Prototype work comes to mind where you can combine essentially consulting (exploiting your engineering knowledge and design engineering ability) with nascent hands on capability to physically produce stuff that you have full understanding of in terms of their function, purpose and integration into larger more complex systems.

    That's an added value.

    A lot of job shops don't like to do one's and two's as they can't charge enough $ that a client will accept, they'd rather have much longer runs of hundreds to thousands.

    Only being 3 axis you may have to learn to be a "Fixture ninja" and pinch steal a few approached from the tool and die world. If you have good skills and your 3d mathematical transformations are sound then you can do a lot without 5 axis initially.

    If you are almost devising components and systems iteratively (with a client) then its likely you will need other processes outside of your current equipment list . so might pay to get to know other smaller prototype shops in your area that might specialize in Wired EDM , Grinding Anodizing , turning etc. So you build up a network you can provide business for to complete more complex projects.

    You are probably gonna need other odss and sods for support equipment like a surface grinder or manual lathe or second hand cnc lathe etc. (to begin with).

    Also offer design engineering services seperately.

    The problem with only a 3 axis CNC mill you can only generate parts that are one link in a chain as opposed to prototyping more complete sub assemblies that use a range of techniques.

    I am not formally a machinist but have had to do a LOT of hands on engineering over three decades (at least) more on the optical / aerospace front. My company has one foot in software development and one foot in specialized hardware for advanced imaging. But very small and independent.

    @Ray-BGKY what are your principal strengths and knowledge base in the mechanical engineering world that you could combine with practical hands on work ?

    If you trade your time to learn and give customers a break (initially) and be super super patient then you can start to build up a network of "Peeps" that sell your services as they like to work with you and your engineering "Added value".

    __________________


    Need a quick edit / slap round the ear hole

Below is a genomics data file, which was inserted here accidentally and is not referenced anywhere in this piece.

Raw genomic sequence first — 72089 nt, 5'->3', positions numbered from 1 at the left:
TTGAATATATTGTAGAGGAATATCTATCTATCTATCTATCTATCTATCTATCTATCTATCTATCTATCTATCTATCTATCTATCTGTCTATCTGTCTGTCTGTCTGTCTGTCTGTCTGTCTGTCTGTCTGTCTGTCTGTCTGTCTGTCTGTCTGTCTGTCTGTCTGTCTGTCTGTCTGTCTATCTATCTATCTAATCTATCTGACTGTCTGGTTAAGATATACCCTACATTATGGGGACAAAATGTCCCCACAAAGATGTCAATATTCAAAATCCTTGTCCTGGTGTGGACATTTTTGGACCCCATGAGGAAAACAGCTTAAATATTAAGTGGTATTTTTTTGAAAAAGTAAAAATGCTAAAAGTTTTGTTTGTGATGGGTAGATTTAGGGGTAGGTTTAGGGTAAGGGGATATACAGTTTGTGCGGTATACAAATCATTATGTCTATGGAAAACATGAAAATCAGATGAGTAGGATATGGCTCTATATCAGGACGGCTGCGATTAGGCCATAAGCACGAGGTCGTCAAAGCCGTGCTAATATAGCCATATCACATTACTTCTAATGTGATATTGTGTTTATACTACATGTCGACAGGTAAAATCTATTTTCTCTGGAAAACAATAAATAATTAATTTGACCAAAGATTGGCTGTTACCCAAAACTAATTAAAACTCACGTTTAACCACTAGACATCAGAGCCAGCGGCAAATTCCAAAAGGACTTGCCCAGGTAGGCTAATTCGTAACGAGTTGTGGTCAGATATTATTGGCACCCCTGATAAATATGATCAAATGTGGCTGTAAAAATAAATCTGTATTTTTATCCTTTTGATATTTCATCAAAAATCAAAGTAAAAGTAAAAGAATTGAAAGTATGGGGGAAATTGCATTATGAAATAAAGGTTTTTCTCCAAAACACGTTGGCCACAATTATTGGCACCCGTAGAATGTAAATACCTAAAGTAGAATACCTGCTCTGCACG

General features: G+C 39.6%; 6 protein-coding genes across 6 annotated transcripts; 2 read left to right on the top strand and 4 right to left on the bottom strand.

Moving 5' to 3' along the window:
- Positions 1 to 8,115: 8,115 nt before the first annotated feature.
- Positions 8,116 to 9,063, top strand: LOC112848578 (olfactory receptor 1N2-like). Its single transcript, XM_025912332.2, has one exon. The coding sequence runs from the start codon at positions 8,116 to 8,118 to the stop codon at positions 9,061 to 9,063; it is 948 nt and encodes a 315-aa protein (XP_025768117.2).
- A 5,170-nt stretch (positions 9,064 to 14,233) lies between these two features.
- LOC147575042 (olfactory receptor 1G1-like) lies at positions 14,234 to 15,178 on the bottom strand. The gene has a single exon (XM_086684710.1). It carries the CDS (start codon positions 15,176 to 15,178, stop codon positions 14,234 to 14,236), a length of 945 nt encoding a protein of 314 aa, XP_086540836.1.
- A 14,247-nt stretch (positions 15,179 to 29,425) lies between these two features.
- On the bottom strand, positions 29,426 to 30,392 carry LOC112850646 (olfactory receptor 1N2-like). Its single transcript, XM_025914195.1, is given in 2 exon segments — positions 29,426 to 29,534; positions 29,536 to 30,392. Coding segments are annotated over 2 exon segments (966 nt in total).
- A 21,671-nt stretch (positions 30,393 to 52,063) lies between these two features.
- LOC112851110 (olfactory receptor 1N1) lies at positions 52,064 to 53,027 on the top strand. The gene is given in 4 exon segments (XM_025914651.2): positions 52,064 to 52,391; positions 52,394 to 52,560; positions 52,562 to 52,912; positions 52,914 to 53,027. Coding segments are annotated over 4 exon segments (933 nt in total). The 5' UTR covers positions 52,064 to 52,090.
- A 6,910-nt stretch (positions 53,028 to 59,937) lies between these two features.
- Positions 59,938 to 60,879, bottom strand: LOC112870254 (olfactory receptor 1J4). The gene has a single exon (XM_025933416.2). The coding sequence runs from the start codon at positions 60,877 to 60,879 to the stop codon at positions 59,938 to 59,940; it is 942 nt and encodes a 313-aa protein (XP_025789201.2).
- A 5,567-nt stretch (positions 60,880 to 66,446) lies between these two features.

Hi Cameraman and thanks for your time replying my thread,
    You are absolutely right. I made several prototyping projects in the past for my engineering service business and i always used job shops for those works ( that was my motivation to buy the machine). I also know other local shops for EDM, Laser cut, Lathe work,... the problem is that I don't have enough customers for prototyping jobs. Answering your question about my principal strengths, I am very good at Solidworks, Mastercam, and also I have 15 years' experience in engineering design.I am teaching industrial materials at school and i know about selecting the right material and heat treatment as well as casting and sheet metal.

  16. #10
    Join Date
    Jul 2012
    Country
    UNITED STATES
    State/Province
    Washington
    Posts
    2,854
    Post Thanks / Like
    Likes (Given)
    1103
    Likes (Received)
    1138

    Default

    Perhaps take a day off and go meet anyone you can think of that may need your services, talk to them face to face. If they don't need your services then do they know anyone else who may? Network. If you don't have work then you should be out there looking for it, which is work in its own way, the non-paying work you have to do to be able to do the paying work. As a shop owner you will be more in touch with that non-paying work and how much there really is.

  17. Likes Ray-BGKY, wheelieking71 liked this post
  18. #11
    Join Date
    Mar 2006
    Country
    PHILIPPINES
    Posts
    2,449
    Post Thanks / Like
    Likes (Given)
    545
    Likes (Received)
    779

    Default

    and also I have access to CAD/CAM software
    Tread lightly with that. The way I'm reading into this is you don't have a CAD/CAM seat, you are using someone elses version? Most EULA's don't allow for that. I was using my own seat of Featurecam programming at other factories and got a nasty-gram from Delcam explaining that what I was doing violated my EULA and voided our contract. If you can afford a VMC for your garage surely you can afford a cheap seat of software rather than risking someone else's licence.

    As far as work goes, You could always try Xeometry....